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Chris Jackson, outreach services manager for MCPL, volunteered the library as a location for the monthly lending library. Jackson also stores smaller items such as crutches and canes in his office. People are encouraged to contact one of the organizers to arrange drop-offs or pick-ups. Anderson’s Medical Products is where larger items such as scooters and wheelchairs are stored.

“We like the idea of a monthly event where people could come and talk to experienced users of wearable medical equipment, to get advice on what their experience has been and how to use a particular device,” Jackson said.

Distribution of the mobility devices doesn’t necessarily have to happen at the monthly meeting, Jackson said. People can pick up or drop off items at the library or Anderson’s Medical Products at any time. Recipients are asked to sign a release form that protects the women and library from liability if there’s an issue with a device.

Area 10 also offers mobility aids

Chris Myers, executive director at Area 10 Agency on Aging, said the private, nonprofit organization is designed to help support older adults and individuals with physical disabilities so they can live at home. The agency also has a mobility device lending program, like the Wheelie Women.

Most devices are given away and not expected to be returned, Myers said, as people typically use them for the rest of their lives. Some devices donated and given include canes, toilet risers, wheelchairs, grabbers, walkers and more. Anyone can call the agency and organize receiving a device.

In the United States, where 13.7% of adults with functional disabilities have mobility disabilities, according to the Centers for Disease Control and Prevention, accessibility still has a long way to go, the Wheelie Women agreed. The first step to improve this lack of accessibility is changing people’s attitudes surrounding disabilities.

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Jackson, a member of the CCA, said when they visit local businesses, they almost always find something not compliant with the Americans with Disabilities Act of 1990.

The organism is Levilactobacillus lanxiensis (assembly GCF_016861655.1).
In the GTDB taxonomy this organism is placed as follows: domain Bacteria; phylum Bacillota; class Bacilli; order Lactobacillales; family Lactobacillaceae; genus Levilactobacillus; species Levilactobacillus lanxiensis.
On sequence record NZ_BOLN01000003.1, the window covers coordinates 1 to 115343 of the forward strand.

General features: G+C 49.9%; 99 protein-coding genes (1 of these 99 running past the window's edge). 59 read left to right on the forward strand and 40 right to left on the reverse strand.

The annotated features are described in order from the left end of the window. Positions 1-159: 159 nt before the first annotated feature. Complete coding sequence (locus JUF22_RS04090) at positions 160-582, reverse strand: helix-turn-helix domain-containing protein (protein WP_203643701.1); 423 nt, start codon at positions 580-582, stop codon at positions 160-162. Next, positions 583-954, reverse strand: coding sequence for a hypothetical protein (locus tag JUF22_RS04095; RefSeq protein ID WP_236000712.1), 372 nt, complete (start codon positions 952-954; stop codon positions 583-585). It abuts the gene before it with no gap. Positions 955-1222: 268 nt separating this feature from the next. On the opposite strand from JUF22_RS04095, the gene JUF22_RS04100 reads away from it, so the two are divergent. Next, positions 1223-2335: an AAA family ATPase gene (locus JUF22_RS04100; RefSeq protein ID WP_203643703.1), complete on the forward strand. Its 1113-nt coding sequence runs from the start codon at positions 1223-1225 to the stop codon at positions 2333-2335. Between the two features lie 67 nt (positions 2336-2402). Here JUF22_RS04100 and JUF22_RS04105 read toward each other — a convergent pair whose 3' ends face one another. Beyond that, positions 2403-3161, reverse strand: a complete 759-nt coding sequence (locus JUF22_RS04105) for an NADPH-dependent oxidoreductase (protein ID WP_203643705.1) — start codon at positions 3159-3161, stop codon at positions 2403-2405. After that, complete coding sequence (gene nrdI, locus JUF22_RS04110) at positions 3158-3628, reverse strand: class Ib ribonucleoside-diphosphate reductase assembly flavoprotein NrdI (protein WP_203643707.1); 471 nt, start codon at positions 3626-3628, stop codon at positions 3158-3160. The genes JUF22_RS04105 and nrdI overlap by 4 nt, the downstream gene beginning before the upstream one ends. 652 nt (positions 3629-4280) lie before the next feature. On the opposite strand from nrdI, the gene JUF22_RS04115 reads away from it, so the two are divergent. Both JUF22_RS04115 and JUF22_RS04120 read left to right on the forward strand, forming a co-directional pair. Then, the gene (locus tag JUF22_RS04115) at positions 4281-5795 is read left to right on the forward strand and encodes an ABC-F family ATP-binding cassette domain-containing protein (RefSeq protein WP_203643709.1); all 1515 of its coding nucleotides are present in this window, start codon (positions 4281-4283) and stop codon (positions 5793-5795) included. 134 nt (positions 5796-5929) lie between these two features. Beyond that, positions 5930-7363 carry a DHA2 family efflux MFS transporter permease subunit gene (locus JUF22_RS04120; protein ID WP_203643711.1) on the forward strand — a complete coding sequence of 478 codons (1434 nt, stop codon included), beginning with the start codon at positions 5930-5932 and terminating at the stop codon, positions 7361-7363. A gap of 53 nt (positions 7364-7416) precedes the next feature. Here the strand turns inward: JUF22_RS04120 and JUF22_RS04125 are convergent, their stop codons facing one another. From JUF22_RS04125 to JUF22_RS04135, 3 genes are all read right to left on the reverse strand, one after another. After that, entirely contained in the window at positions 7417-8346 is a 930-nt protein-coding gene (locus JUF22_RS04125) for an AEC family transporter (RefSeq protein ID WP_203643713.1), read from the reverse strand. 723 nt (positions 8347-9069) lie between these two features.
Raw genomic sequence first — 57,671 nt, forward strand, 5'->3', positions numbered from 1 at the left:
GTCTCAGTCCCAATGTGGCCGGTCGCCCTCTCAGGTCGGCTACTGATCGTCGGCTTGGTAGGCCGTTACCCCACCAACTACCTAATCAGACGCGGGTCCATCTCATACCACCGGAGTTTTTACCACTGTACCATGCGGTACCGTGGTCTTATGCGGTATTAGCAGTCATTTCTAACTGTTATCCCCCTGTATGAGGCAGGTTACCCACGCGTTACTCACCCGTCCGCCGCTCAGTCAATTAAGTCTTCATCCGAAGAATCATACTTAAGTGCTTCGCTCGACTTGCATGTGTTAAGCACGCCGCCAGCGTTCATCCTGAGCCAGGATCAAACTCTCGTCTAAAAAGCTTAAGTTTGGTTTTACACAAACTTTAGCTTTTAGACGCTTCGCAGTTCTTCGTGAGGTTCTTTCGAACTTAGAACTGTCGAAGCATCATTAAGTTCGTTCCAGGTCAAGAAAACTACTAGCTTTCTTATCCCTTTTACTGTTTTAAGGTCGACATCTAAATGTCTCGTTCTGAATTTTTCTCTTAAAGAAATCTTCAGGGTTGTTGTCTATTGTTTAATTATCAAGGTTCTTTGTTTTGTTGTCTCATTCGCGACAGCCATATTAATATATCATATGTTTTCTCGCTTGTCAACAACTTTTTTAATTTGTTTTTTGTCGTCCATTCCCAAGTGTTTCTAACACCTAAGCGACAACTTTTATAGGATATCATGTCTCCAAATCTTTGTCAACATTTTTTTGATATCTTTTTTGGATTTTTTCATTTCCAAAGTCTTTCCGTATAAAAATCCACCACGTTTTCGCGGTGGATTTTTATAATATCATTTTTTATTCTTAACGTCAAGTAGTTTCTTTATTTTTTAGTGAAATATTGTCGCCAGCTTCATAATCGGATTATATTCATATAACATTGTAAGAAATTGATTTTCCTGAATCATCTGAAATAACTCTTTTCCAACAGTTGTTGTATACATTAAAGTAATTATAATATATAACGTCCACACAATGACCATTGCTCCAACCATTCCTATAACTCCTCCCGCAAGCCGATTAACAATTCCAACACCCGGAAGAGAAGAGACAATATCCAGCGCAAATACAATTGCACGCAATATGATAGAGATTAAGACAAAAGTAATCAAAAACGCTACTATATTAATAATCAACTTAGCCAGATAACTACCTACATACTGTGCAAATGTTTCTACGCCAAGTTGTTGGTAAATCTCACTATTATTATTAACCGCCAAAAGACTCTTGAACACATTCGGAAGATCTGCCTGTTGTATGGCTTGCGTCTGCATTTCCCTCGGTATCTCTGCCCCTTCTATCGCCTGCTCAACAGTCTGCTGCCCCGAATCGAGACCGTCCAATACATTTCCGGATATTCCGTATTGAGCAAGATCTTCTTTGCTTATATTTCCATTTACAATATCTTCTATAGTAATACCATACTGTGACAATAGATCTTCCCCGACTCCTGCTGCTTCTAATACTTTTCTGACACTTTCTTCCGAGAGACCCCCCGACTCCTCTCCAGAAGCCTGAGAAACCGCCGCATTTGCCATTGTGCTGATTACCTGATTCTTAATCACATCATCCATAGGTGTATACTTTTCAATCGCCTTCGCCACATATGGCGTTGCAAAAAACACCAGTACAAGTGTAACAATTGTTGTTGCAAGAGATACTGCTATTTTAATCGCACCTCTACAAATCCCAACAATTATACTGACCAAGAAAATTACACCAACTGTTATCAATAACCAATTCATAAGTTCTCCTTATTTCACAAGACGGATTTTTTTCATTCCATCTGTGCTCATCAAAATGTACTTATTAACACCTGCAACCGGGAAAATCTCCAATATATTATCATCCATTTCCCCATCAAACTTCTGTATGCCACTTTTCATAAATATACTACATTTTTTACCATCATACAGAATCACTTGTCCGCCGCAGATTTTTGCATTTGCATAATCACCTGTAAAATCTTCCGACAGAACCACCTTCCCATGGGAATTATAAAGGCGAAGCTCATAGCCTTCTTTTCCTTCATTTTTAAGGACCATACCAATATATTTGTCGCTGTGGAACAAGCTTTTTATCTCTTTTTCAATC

“We may be doing better than some places, but we still have a long ways to go and that awareness just isn’t always there,” he said.

At some point in our lives, we all may have accessibility challenges, Jackson said.

“It’s not people with disabilities and people without disabilities,” he said “There’s this spectrum. Where we are on that spectrum is different for all of us.”

Seizer said she’s seen how her dad, who is 91, resists the idea that he needs help getting around.

“He thinks of himself as an able-bodied person and he can’t understand why he can’t get up,” she said. “It’s so hard to change the mindset.”

Living with mobility challenges

It can be frustrating to travel because of that lack of awareness. Seizer said on an airplane trip, workers accidentally broke the lever that allows her wheelchair to brake. She filed a claim and her wheelchair was fixed later.

“But it’s really a problem for wheelchair users,” she said. “It’s effectively like your legs have been cut off.”

Most people with disabilities who use a wheelchair have one for home and one for travel, Seizer said, and the Wheelie Women were inspired to start the lending library by all the mobility aid devices that had piled up.

Even said she and the others have been fortunate enough to afford their devices, but a lot of people aren’t.

“These things cost a lot,” she said. “They’re not getting any better by sitting in the closet. So we might as well give them to some people who cannot afford it.”

Even said the Wheelie Women have also provided emotional support to her. It’s comforting to not have to explain things to one another, she said.

“If you’re the only family member with a disability, you might be quite isolated,” she said. “So the idea is that it could also turn into an unofficial forum of people who are just kind of in the same situation.”

Reach Luzane Draughon at [email protected] or @luzdraughon on Twitter.